And the trailer for “The Grand Budapest Hotel” does look interesting; it almost seems like Wes Anderson trying to do his own version of “Oh Brother, Where Art Thou?” It is possible that I’ll actually pay money to see this at the Drafthouse. (I’m not sure if it helps or hurts the cause that I accidentally stumbled across and read a complete plot synopsis online. Even after that, I’m still not sure what Harvey Keitel is doing in this movie.)
    But could we please lose your interminable introduction to the frigging trailer, for crying out loud? Hand to God, I think your introduction is as long as the trailer itself. Put it on YouTube or something, but don’t make me sit through it again. Let the trailer stand on its own.

Some people call him Maurice…

Sunday, February 9th, 2014

…but not “Coach” any longer: Maurice Cheeks out as head coach of the Pistons, in what I believe is the first NBA coach firing of the season.

Cheeks was hired in the offseason last year and coached a total of 50 games for Detroit, with a 21-29 record.

(Hattip: Lawrence.)

TMQ Watch: February 4, 2014.

Wednesday, February 5th, 2014

And thus we slog to the end of another NFL season, and the end of another TMQ season. Surprisingly (at least to us) TMQ avoids any discussion of unrealistic television shows, but there’s a lot of discussion of books. Speaking of which, did you know TMQ had a new book out?

After the jump, the last TMQ for the 2013 NFL season

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Quick random stuff.

Thursday, January 30th, 2014

The NYT has a feature on the “industrial musical”.

The 1956 Chevy show cost $3 million, while “My Fair Lady” opened on Broadway with a budget of $500,000. Big budgets attracted top-drawer talent. “Go Fly a Kite” was written by John Kander and Fred Ebb, the team behind “Cabaret” and “Chicago.” Sheldon Harnick and Jerry Bock wrote “Ford-i-fy Your Future” for the tractor and implement division of Ford, as well as the songs for “Fiorello!” and “Fiddler on the Roof.” Bob Fosse was already at work on “The Pajama Game” when he toured with “The Mighty ‘O’,” a 1953 Oldsmobile show.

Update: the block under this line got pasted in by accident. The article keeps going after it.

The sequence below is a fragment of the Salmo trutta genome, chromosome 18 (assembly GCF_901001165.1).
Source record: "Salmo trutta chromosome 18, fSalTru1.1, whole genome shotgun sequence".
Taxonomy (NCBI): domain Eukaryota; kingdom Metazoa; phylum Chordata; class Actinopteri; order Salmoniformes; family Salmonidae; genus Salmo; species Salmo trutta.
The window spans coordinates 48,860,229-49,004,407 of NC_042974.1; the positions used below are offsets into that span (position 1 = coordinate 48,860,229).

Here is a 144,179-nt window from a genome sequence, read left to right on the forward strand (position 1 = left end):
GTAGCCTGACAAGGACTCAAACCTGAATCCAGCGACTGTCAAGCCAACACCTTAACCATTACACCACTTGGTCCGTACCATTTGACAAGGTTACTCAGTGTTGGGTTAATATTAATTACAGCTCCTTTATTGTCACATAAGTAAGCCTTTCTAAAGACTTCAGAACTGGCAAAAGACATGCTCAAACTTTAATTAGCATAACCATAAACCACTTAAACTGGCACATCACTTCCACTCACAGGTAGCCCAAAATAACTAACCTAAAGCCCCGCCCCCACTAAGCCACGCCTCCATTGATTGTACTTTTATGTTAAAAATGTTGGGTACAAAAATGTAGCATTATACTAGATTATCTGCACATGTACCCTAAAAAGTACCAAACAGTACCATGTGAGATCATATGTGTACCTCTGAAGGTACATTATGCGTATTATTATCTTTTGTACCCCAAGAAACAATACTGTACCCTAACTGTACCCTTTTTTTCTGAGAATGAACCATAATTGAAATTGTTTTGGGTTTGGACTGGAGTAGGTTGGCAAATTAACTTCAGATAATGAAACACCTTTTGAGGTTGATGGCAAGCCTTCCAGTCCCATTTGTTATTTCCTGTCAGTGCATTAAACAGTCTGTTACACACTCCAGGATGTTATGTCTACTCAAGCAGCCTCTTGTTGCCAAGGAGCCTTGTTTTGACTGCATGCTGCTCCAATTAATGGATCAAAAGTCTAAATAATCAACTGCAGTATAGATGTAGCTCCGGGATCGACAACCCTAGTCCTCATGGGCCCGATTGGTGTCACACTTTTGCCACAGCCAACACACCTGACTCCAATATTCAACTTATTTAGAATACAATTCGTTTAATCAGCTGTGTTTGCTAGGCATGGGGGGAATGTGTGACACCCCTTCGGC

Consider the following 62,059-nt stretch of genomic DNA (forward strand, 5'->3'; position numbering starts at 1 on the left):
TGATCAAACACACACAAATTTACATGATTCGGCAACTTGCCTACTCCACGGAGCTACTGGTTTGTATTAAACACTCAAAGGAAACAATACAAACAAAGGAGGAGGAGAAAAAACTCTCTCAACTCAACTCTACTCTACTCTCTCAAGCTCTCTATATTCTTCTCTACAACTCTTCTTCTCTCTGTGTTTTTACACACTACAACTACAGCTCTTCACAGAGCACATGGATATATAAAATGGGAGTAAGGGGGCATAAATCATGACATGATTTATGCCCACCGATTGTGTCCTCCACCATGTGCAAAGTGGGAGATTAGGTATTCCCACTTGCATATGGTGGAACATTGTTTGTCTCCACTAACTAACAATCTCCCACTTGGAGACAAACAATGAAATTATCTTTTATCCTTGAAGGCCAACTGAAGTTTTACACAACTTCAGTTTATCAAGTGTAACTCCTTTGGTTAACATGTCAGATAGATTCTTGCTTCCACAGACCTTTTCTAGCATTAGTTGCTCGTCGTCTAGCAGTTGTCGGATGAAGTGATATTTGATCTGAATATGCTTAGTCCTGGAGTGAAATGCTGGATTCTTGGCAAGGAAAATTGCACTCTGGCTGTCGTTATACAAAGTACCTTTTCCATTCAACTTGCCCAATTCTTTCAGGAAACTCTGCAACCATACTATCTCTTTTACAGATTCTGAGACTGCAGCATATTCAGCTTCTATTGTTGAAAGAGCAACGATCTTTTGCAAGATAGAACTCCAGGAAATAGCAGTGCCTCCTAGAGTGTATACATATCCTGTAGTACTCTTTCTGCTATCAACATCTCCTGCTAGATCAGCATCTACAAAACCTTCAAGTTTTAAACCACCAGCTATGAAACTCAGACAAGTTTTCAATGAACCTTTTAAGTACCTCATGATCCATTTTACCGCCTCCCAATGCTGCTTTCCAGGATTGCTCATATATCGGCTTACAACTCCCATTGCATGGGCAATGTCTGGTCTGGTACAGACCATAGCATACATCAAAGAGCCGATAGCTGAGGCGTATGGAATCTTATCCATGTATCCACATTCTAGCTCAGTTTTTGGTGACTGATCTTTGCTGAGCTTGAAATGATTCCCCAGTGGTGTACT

$3 million in 1956 money works out to about $25,700,000 in 2013 money. Or about a third of the cost of “Spider-Man: Turn Off the Dark”. The NYT piece seems to be mostly promotion for a new book: Everything’s Coming Up Profits: The Golden Age of Industrial Musicals. But I’ll admit: I’m intrigued by the book, and will probably purchase it at Half-Price when it shows up there.

Apparently, there was a serious proposal last year to add bass fishing to the list of high school sports which are approved and regulated by the Texas University Interscholastic League. It did not pass. And honestly, I’m a little weirded out by the idea; where would students practice? How? How often? In boats or from the shore? Can you practice bass fishing in Midland? What would the bass fishing championship look like? Would it be televised on one of cable’s many outdoor channels?

(Not making fun of bass fishermen at all. I realize there’s an active bass tournament scene, and if that’s your thing, God bless you. I just think the logistics of doing this at the high school level are strange. Especially since if you’re a high school bass fisherman, you can probably compete in professional tournaments for real money; it isn’t like professional bass fishing is subject to the same sort of size and weight issue that high school football is.)

TMQ Watch: the votes are in…

Thursday, January 30th, 2014

…and Richard Sherman is your 2013 Tuesday Morning Quarterback Non-QB Non-RB MVP.

Mike the Musicologist made a good point to us last night, in reference to TMQ’s (and, we think, specifically Tony Dungy’s) comments about America needing more time away from football: the NFL is a profession. They call it “pro football” for a reason.